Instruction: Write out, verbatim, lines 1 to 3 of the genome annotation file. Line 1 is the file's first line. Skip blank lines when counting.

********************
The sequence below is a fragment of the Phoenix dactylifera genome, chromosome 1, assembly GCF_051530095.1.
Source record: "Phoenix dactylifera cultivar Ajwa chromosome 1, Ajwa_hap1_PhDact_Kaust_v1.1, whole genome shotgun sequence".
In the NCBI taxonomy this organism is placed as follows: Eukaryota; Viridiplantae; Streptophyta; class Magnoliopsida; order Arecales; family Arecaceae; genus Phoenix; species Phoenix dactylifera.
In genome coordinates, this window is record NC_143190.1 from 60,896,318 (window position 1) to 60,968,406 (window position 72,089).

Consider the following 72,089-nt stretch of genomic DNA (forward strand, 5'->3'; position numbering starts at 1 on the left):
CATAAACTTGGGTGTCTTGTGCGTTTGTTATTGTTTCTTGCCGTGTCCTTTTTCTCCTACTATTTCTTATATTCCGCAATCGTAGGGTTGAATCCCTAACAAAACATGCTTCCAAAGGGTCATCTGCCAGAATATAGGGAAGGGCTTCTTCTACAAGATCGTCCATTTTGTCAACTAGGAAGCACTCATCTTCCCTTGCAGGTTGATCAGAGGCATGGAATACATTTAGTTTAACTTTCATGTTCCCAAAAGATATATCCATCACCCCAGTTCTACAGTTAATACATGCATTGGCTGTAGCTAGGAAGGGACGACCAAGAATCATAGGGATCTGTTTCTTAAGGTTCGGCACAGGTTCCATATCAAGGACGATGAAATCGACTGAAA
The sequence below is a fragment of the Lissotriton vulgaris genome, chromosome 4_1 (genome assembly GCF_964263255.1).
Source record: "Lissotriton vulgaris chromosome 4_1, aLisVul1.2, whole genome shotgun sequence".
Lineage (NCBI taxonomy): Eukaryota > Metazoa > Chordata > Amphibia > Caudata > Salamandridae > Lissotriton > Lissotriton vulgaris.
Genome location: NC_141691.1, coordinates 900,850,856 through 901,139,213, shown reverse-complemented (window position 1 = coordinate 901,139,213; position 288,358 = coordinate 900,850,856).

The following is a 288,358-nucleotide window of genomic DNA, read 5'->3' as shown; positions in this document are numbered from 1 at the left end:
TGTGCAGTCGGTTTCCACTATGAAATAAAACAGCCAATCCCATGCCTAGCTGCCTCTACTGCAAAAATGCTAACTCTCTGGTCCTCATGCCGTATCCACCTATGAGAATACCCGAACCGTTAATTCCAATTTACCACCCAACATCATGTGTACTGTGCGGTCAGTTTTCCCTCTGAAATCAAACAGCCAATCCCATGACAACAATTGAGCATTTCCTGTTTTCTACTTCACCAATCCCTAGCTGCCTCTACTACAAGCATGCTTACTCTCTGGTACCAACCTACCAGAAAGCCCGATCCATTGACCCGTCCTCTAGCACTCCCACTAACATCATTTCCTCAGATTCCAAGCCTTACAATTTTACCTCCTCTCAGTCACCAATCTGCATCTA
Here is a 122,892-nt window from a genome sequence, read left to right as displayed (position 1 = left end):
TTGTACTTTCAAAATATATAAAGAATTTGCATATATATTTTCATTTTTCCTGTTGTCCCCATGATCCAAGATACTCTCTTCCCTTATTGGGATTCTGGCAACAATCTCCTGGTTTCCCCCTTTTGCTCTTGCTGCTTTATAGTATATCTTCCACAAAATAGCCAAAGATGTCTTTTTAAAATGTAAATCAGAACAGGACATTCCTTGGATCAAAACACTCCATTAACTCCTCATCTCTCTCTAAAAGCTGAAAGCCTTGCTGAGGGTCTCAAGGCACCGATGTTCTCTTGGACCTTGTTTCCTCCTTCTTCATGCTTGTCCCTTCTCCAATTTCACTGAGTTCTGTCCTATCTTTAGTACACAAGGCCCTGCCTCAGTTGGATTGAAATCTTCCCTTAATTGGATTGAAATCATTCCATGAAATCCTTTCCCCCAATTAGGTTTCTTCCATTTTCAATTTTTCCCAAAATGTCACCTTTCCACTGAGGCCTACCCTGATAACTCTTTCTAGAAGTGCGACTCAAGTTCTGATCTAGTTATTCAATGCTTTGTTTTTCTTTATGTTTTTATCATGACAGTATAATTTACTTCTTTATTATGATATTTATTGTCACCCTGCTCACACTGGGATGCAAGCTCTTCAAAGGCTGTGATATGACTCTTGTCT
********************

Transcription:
The sequence below is a fragment of the Phoenix dactylifera genome, chromosome 1, assembly GCF_051530095.1.
Source record: "Phoenix dactylifera cultivar Ajwa chromosome 1, Ajwa_hap1_PhDact_Kaust_v1.1, whole genome shotgun sequence".
In the NCBI taxonomy this organism is placed as follows: Eukaryota; Viridiplantae; Streptophyta; class Magnoliopsida; order Arecales; family Arecaceae; genus Phoenix; species Phoenix dactylifera.